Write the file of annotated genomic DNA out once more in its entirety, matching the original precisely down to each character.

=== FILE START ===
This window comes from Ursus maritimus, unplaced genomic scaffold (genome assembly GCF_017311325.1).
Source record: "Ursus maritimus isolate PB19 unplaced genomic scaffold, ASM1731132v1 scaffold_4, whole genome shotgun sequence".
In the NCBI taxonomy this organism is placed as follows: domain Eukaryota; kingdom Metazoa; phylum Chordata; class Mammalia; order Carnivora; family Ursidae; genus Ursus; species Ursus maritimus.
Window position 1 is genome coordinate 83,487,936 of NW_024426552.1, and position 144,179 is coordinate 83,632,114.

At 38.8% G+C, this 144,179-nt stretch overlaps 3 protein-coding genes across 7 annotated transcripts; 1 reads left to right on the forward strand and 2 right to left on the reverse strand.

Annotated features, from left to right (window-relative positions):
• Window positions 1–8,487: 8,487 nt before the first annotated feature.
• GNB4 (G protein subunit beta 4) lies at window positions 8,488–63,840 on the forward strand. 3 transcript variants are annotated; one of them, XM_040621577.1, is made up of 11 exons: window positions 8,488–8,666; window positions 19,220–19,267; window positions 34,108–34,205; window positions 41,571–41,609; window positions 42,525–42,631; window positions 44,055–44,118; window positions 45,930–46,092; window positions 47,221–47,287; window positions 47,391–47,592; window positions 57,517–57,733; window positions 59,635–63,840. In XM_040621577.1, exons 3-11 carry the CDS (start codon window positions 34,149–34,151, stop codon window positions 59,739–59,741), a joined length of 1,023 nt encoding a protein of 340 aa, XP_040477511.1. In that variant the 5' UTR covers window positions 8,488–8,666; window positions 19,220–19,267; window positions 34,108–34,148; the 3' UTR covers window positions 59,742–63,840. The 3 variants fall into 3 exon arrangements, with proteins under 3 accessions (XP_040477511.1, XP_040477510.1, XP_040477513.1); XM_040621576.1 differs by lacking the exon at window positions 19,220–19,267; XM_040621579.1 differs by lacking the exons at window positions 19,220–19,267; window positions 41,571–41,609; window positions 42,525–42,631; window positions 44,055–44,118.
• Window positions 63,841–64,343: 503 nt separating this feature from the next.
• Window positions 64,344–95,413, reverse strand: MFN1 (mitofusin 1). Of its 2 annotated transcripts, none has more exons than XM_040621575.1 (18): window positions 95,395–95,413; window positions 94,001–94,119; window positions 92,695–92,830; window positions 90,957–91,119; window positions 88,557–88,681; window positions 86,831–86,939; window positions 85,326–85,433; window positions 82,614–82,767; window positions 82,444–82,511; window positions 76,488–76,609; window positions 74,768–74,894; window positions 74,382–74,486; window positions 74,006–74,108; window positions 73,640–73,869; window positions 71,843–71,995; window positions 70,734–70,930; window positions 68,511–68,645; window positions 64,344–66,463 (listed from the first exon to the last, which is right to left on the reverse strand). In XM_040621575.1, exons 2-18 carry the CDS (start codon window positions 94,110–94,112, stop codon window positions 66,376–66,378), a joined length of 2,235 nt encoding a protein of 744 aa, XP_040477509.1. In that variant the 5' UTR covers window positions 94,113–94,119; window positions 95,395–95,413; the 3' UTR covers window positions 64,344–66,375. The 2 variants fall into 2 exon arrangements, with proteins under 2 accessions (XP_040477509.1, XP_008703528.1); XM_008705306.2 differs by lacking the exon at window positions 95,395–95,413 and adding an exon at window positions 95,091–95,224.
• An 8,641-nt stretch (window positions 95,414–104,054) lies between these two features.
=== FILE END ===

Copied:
This window comes from Ursus maritimus, unplaced genomic scaffold (genome assembly GCF_017311325.1).
Source record: "Ursus maritimus isolate PB19 unplaced genomic scaffold, ASM1731132v1 scaffold_4, whole genome shotgun sequence".
In the NCBI taxonomy this organism is placed as follows: domain Eukaryota; kingdom Metazoa; phylum Chordata; class Mammalia; order Carnivora; family Ursidae; genus Ursus; species Ursus maritimus.
Window position 1 is genome coordinate 83,487,936 of NW_024426552.1, and position 144,179 is coordinate 83,632,114.

At 38.8% G+C, this 144,179-nt stretch overlaps 3 protein-coding genes across 7 annotated transcripts; 1 reads left to right on the forward strand and 2 right to left on the reverse strand.

Annotated features, from left to right (window-relative positions):
• Window positions 1–8,487: 8,487 nt before the first annotated feature.
• GNB4 (G protein subunit beta 4) lies at window positions 8,488–63,840 on the forward strand. 3 transcript variants are annotated; one of them, XM_040621577.1, is made up of 11 exons: window positions 8,488–8,666; window positions 19,220–19,267; window positions 34,108–34,205; window positions 41,571–41,609; window positions 42,525–42,631; window positions 44,055–44,118; window positions 45,930–46,092; window positions 47,221–47,287; window positions 47,391–47,592; window positions 57,517–57,733; window positions 59,635–63,840. In XM_040621577.1, exons 3-11 carry the CDS (start codon window positions 34,149–34,151, stop codon window positions 59,739–59,741), a joined length of 1,023 nt encoding a protein of 340 aa, XP_040477511.1. In that variant the 5' UTR covers window positions 8,488–8,666; window positions 19,220–19,267; window positions 34,108–34,148; the 3' UTR covers window positions 59,742–63,840. The 3 variants fall into 3 exon arrangements, with proteins under 3 accessions (XP_040477511.1, XP_040477510.1, XP_040477513.1); XM_040621576.1 differs by lacking the exon at window positions 19,220–19,267; XM_040621579.1 differs by lacking the exons at window positions 19,220–19,267; window positions 41,571–41,609; window positions 42,525–42,631; window positions 44,055–44,118.
• Window positions 63,841–64,343: 503 nt separating this feature from the next.
• Window positions 64,344–95,413, reverse strand: MFN1 (mitofusin 1). Of its 2 annotated transcripts, none has more exons than XM_040621575.1 (18): window positions 95,395–95,413; window positions 94,001–94,119; window positions 92,695–92,830; window positions 90,957–91,119; window positions 88,557–88,681; window positions 86,831–86,939; window positions 85,326–85,433; window positions 82,614–82,767; window positions 82,444–82,511; window positions 76,488–76,609; window positions 74,768–74,894; window positions 74,382–74,486; window positions 74,006–74,108; window positions 73,640–73,869; window positions 71,843–71,995; window positions 70,734–70,930; window positions 68,511–68,645; window positions 64,344–66,463 (listed from the first exon to the last, which is right to left on the reverse strand). In XM_040621575.1, exons 2-18 carry the CDS (start codon window positions 94,110–94,112, stop codon window positions 66,376–66,378), a joined length of 2,235 nt encoding a protein of 744 aa, XP_040477509.1. In that variant the 5' UTR covers window positions 94,113–94,119; window positions 95,395–95,413; the 3' UTR covers window positions 64,344–66,375. The 2 variants fall into 2 exon arrangements, with proteins under 2 accessions (XP_040477509.1, XP_008703528.1); XM_008705306.2 differs by lacking the exon at window positions 95,395–95,413 and adding an exon at window positions 95,091–95,224.
• An 8,641-nt stretch (window positions 95,414–104,054) lies between these two features.